China’s population growth hit by ‘fewer babies’ and childless households which pose risks for the future, experts say

·6-min read

At 49, Fang Qin says she is content with life without a child.

She has plenty of freedom in how she spends her money and time, and more importantly, her parents are not pushing her to have a baby.

“DINK – double income, no kids – families like mine are nothing new nowadays,” says the handbag shop owner from Jiaxing in eastern China’s Zhejiang province.

Do you have questions about the biggest topics and trends from around the world? Get the answers with SCMP Knowledge, our new platform of curated content with explainers, FAQs, analyses and infographics brought to you by our award-winning team.

“I’m glad that people are gradually changing their attitudes.

“Compared with 10 years ago, I’m receiving more envy than puzzlement now when I tell people I’m married but don’t have a kid.”

Both Fang’s and her husband’s parents live independently; the three couples are part of the growing number of 2-person families in the world’s most populous country.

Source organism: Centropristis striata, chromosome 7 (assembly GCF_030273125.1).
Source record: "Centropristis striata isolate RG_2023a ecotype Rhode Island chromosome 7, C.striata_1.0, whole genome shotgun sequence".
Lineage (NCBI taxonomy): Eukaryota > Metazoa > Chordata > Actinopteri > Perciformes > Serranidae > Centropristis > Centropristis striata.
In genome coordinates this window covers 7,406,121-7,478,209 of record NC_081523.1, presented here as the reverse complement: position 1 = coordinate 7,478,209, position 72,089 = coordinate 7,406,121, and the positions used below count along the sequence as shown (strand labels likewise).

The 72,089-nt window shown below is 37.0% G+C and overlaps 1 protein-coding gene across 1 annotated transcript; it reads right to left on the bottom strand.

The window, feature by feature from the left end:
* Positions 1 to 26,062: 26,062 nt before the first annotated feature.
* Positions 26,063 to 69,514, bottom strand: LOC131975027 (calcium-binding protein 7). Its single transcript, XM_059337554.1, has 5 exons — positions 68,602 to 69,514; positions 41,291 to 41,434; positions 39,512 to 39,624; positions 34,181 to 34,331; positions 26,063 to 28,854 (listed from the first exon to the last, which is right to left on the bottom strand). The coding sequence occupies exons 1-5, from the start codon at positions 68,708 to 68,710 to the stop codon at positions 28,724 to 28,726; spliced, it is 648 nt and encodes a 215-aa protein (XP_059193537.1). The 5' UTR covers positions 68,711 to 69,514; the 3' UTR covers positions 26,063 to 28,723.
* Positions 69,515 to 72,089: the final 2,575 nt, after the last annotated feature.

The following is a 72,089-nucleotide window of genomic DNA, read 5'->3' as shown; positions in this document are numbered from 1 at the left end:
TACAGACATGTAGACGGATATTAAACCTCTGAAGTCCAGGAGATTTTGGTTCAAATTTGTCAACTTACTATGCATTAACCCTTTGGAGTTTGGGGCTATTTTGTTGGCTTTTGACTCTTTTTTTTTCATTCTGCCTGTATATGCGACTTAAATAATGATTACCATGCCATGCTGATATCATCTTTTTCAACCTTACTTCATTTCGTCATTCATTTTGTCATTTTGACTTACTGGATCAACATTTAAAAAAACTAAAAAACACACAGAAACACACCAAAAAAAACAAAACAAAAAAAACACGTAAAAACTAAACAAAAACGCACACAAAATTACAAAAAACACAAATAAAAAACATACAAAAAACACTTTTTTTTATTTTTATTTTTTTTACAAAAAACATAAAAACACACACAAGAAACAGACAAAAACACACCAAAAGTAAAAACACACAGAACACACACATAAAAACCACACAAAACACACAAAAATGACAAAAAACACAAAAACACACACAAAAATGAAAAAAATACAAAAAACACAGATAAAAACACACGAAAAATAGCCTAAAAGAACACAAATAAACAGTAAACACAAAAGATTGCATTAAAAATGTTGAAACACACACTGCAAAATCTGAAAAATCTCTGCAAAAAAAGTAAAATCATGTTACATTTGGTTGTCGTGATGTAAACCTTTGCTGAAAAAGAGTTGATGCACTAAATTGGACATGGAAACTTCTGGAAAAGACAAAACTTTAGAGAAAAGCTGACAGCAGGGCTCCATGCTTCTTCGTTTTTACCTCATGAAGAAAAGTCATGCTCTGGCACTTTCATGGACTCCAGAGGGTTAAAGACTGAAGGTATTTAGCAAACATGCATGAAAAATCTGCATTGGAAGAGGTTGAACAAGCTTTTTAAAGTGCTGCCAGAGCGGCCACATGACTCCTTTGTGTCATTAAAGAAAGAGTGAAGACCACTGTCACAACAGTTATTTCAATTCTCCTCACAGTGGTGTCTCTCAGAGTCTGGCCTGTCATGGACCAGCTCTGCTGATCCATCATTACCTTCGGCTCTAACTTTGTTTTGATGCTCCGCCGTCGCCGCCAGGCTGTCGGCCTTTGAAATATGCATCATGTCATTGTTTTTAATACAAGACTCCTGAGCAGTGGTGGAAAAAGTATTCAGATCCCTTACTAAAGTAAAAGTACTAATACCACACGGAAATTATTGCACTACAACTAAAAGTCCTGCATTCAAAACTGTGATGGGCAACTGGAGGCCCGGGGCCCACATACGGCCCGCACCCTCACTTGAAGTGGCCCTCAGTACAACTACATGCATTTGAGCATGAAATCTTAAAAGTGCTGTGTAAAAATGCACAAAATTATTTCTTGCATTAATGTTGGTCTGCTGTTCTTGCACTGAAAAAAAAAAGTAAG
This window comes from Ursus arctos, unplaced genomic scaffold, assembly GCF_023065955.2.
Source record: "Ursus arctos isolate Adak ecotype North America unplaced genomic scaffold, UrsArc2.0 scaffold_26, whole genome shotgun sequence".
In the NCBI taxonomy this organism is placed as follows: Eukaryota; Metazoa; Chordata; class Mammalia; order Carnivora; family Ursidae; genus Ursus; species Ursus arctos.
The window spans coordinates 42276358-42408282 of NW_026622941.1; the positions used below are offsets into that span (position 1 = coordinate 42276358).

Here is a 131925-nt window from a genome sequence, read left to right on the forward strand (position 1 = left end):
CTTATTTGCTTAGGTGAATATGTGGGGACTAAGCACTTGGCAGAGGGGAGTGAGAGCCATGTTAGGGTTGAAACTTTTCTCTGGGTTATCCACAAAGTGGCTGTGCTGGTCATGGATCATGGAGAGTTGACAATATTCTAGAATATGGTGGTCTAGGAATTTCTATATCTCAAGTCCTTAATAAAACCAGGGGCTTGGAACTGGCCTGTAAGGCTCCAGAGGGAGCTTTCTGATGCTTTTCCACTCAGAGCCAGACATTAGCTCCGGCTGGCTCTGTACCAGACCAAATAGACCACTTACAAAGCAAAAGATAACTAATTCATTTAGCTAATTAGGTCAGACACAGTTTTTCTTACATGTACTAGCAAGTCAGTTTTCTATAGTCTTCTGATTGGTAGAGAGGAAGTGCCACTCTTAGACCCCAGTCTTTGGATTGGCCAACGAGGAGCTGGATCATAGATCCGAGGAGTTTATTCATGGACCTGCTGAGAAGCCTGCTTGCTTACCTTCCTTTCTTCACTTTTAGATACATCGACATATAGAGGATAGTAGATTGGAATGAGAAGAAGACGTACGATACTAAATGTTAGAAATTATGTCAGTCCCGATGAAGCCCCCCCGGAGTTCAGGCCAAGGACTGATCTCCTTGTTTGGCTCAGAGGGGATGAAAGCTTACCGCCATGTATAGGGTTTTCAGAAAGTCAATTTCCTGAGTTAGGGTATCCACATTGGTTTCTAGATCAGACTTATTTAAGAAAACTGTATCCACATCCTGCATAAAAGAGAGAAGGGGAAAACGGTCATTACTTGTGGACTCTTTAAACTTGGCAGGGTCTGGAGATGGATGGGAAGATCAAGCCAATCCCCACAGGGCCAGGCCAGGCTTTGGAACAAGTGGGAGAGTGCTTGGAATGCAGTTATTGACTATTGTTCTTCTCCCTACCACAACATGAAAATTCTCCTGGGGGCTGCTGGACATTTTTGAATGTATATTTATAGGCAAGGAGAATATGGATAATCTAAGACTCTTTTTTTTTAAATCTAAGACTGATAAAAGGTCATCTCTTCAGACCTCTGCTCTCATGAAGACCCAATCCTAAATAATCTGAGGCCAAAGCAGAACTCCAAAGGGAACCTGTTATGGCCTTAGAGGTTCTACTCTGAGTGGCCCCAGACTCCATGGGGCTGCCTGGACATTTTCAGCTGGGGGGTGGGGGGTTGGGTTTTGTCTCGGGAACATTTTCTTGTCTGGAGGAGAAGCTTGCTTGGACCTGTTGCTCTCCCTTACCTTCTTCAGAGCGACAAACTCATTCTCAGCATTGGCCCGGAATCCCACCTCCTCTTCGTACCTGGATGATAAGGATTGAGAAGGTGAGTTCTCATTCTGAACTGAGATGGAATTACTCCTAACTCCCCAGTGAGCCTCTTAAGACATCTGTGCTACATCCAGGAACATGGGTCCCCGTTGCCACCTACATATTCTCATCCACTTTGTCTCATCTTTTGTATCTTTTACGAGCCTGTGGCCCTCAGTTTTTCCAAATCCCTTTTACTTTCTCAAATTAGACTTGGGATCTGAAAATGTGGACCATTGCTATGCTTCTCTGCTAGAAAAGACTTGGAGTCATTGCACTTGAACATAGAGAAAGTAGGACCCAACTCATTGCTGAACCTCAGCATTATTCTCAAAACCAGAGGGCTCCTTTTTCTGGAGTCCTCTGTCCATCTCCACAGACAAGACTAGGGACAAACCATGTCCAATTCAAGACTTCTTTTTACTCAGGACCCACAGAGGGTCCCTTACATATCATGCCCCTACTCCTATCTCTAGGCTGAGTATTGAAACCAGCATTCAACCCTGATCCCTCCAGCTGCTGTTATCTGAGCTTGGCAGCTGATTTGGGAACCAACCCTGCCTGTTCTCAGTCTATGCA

As the cost of raising a child rises, many Chinese people are delaying having children. Photo: AFP
As the cost of raising a child rises, many Chinese people are delaying having children. Photo: AFP

According to China’s last population census conducted at the end of 2020, the average number of people living in a Chinese household has dropped to 2.6, down from 3.1 in 2010. In comparison, the average was nearly 4.5 people in the early 1980s.

To have several generations living under one roof is traditionally regarded as a blessing in Chinese culture, but a growing reluctance to have children, an ageing population, and the increasing trend of a mobile population, where one or both parents live away from their children, are creating a large number of smaller families like Fang’s, experts say.

Average household sizes have declined across the globe, according to the United Nations Database on Household Size and Composition from 2019.

In the United States, census data showed that as of 2020, the average family consisted of 3.15 people, down from 3.7 in the 1960s.

The top factor is that there are fewer babies. People are unwilling to raise children

Professor Zhu Qin

Professor Zhu Qin, from the Center for Population and Development Policy Studies under Fudan University, says while it’s a global trend, the decrease in China was quite drastic – half a person has been lost from each household over the last decade.

The Chinese government released the figures of the once-in-a-decade census earlier this month, including the average household size, but has not released detailed statistics about how families are actually formed.